Researchers say 30% of the corals were lost in a nine month period
Scientists say corals in the northern Great Barrier Reef experienced a 'catastrophic die-off' during a record-breaking marine heatwave two years ago.
New research suggests almost a third of corals died off in the reef system - which is located off the coast of Australia - between March and November 2016.
The study, published in the Nature journal, shows that 29% of the 3,863 reefs lost two-thirds or more of their corals.
Researchers say the situation means diverse and mature areas of the reef are becoming 'more degraded' - meaning only tough species are able to survive.
They are now calling for urgent action to combat climate change, which they say will "radically alter tropical reef ecosystems".
Professor Terry Hughes, Director of the ARC Centre of Excellence for Coral Reef Studies, explained: "When corals bleach from a heatwave, they can either survive and regain their colour slowly as the temperature drops, or they can die. Averaged across the whole Great Barrier Reef, we lost 30% of the corals in the nine month period between March and November 2016.
"That still leaves a billion or so corals alive, and on average, they are tougher than the ones that died. We need to focus urgently on protecting the glass that’s still half full, by helping these survivors to recover."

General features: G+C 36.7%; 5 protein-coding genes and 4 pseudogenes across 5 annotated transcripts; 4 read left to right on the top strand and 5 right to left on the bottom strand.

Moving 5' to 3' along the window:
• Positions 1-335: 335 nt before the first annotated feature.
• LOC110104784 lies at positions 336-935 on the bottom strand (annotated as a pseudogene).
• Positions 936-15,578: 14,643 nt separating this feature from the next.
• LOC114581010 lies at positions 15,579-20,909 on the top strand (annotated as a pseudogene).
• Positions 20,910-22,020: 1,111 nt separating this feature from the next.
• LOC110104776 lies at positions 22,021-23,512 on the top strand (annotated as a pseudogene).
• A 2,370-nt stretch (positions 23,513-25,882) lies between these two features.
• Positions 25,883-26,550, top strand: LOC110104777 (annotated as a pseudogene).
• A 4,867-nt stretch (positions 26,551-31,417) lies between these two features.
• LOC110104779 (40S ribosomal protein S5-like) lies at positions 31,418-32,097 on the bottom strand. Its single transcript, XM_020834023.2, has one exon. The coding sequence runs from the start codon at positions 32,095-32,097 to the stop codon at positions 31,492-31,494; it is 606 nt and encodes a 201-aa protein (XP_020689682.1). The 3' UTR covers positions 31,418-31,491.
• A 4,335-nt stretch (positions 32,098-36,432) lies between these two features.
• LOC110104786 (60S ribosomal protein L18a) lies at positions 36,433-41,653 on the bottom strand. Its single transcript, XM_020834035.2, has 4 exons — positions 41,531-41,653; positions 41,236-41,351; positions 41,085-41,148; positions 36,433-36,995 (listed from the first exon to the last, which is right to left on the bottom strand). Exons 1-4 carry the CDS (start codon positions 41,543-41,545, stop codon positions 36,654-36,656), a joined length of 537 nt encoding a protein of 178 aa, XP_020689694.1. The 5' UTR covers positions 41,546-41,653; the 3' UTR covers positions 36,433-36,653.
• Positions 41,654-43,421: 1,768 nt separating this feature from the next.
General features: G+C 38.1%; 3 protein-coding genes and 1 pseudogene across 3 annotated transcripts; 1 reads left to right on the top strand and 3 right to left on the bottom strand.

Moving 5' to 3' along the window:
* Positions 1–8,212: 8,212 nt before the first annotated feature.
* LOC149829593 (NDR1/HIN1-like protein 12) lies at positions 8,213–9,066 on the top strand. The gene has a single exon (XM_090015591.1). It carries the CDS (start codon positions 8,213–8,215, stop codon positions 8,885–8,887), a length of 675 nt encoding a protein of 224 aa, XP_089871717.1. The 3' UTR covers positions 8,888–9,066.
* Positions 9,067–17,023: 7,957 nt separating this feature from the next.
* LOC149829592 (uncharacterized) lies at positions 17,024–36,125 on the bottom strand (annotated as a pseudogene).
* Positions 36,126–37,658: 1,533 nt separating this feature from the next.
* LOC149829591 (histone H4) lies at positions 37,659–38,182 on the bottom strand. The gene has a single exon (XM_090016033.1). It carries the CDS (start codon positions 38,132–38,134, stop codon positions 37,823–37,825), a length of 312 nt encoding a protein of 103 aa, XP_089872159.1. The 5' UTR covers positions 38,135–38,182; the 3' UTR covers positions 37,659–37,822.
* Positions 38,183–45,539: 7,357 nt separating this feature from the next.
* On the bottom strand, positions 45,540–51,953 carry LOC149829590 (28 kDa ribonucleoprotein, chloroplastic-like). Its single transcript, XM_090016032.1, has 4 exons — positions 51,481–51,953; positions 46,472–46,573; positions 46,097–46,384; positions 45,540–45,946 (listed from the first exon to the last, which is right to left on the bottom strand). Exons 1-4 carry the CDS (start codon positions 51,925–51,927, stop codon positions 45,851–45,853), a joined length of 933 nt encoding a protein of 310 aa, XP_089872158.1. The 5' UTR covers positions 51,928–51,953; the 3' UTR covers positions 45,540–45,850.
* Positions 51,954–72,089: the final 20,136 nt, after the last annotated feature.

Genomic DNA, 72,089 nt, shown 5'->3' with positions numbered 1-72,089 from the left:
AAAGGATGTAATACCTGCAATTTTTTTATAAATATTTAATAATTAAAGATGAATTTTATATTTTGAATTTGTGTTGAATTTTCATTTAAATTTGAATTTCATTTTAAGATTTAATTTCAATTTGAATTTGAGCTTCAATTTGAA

He added that while the reef is threatened by climate change and global warming, a quick response to greenhouse gas emissions would mean "it is not doomed".
The Great Barrier Reef covers a 344,400 km² area in northeastern Australia and is around 2,300 km long.
It is a World Heritage Site and is considered one of the world's natural wonders for its colourful coral and the unique surrounding ecosystems.
Data released last year revealed that two-thirds of the massive reef system had been hit by 'severe' coral bleaching.
Bleaching occurs when coral is 'stressed', which is often caused when the water temperature becomes particularly hot.
Such abnormal conditions cause the coral to 'expel' tiny and colourful algae known as zooxanthellae.
In the absence of the algae - which produce food for the coral - coral turns white and 'bleaches'.